Youth and young adults hold unique, creative and diverse perspectives and approaches compared to their adult counterparts. Think about the advocacy of Greta Thunberg and Mikaela Loach around climate change and climate justice or Malala Yousafzai’s advocacy for all children’s rights to receive an education.
While these advocates have challenged the marginalization of children’s and young people’s voices in the context of countries’ governance typically structured around adult participation, countries around the globe have ratified the United Nations Convention on the Rights of the Child and many organizations work to amplify youth voices.
Our work with the UpLift Partnership in Nova Scotia, Canada, is aimed at supporting the health and learning of school-aged children and youth by empowering them to take the lead in making their school communities more supportive, healthy, sustainable and safe.
We share this work as part of observing International Youth Day on Aug. 12, a day to celebrate, acknowledge and recognize the rights of young people to drive social change for themselves, their communities and the world. We also share it to support youth engagement in social change and healthier school communities year round.
Health Promoting Schools
The UpLift Partnership is rooted in a global movement and model of Health Promoting Schools, first championed by the World Health Organization and driven by the insight that “health is created and lived by people within the settings of their everyday life.”
Involving youth in promoting health in schools can catalyze students’ ability to initiate and bring about positive change in the world — what researchers call their “action competence.”
This includes building knowledge, motivation and competencies that align with this year’s International Youth Day theme, Green Skills for Youth.
Building ‘green skills’
The Uplift Partnership brings together different stakeholders such as school communities, government partners and not-for-profit organizations and is hosted at the Healthy Populations Institute at Dalhousie University.
The partnership between these diverse parties is grounded in over a decade of research designed to enhance youth engagement within the Health Promoting Schools model.
Over the past four years, youth have led projects through the support of UpLift student action grants. Building green skills helps them to understand the strong connection between health, well-being and nature.
In fall 2020, in the COVID-19 pandemic, a student group in Northport, N.S., created an outdoor space for their school community. Prior to this, the school did not have a physical outdoor seating area or place for the students and staff to connect with nature, despite its rural location.
The Tranquility Garden now provides students, staff and animals with a calming and enjoyable place to visit and play. Students and staff planted fruit trees, flowers and shrubs, and built benches for seating to create the garden.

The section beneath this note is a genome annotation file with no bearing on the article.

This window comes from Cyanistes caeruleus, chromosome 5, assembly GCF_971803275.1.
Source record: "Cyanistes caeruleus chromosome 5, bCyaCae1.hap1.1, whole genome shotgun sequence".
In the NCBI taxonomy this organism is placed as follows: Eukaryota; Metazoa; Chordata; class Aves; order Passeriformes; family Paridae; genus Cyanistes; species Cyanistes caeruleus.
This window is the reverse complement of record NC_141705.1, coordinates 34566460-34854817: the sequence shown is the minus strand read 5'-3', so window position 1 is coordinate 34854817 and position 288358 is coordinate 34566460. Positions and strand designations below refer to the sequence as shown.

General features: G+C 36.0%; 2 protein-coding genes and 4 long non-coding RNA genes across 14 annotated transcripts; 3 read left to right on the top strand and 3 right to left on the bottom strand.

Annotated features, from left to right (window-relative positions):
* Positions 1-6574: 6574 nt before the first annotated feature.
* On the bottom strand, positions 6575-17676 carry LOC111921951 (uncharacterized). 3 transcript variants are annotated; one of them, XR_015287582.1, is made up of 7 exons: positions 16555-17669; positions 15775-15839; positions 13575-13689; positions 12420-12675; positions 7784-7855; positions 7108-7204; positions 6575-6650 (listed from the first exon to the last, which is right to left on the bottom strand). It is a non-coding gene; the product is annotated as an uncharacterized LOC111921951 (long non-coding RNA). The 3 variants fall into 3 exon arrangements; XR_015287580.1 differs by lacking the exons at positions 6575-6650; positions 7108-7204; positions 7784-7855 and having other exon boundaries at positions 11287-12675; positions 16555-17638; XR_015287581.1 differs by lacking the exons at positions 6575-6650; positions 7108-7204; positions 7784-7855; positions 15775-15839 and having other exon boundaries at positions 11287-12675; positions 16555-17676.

This student-led initiative has given this school a place to learn, play and connect outdoors.
Outdoor shelter, cooking by fire
Over 90 students worked on an UpLift student action grant to create an outdoor shelter with a stove at their school in Colchester, N.S.
Prior to installing the hot tent shelter and stove, few students at the school had the desire to learn outside due to the exposed nature of the outdoor space.
The outdoor shelter now serves as a space for multiple learning opportunities that connect the students to their environment, like stargazing, cooking by fire and building outdoor education skills. It is also a place for students to simply connect and socialize with peers outside.
A student action team in Tatamagouche, N.S., worked with UpLift to purchase salad bar infrastructure where they can prepare the food they grow and harvest in their school gardens. This Go Fresh Salad Bar station is the final piece of a growing farm-to-school movement in their school. The school community already had plans to build a school garden and greenhouse.
This funding provided the salad bar infrastructure necessary to support more diverse and nutritious food options at the school cafeteria. This infrastructure also supports youth building green leadership skills through sustainable food processes such as menu development and food preparation.
These are just a few examples of how youth have the capacity and potential to change their school community. As researchers have documented, youth participation in school health promotion enhances youth knowledge, competence, motivation and commitments to health and well-being. This, in turn, will help young people become active citizens for a healthier future.
There is no day like today to advocate, highlight and build awareness of the transformative power of youth voices in making our world a more sustainable and healthy society. As famously quoted by Thunberg, “You are never too small to make a difference,” and a difference is never too small to impact the world.
Follow the #YouthLead initiative by the United Nations to celebrate International Youth Day. It is time for youth to have a lead role on the world’s stage, and for more adults to uplift them.
Author Bios: Julia Kontak is a PhD student, School of Health and Sara F.L. Kirk is a Professor of Health Promotion; Scientific Director of the Healthy Populations Institute both at Dalhousie University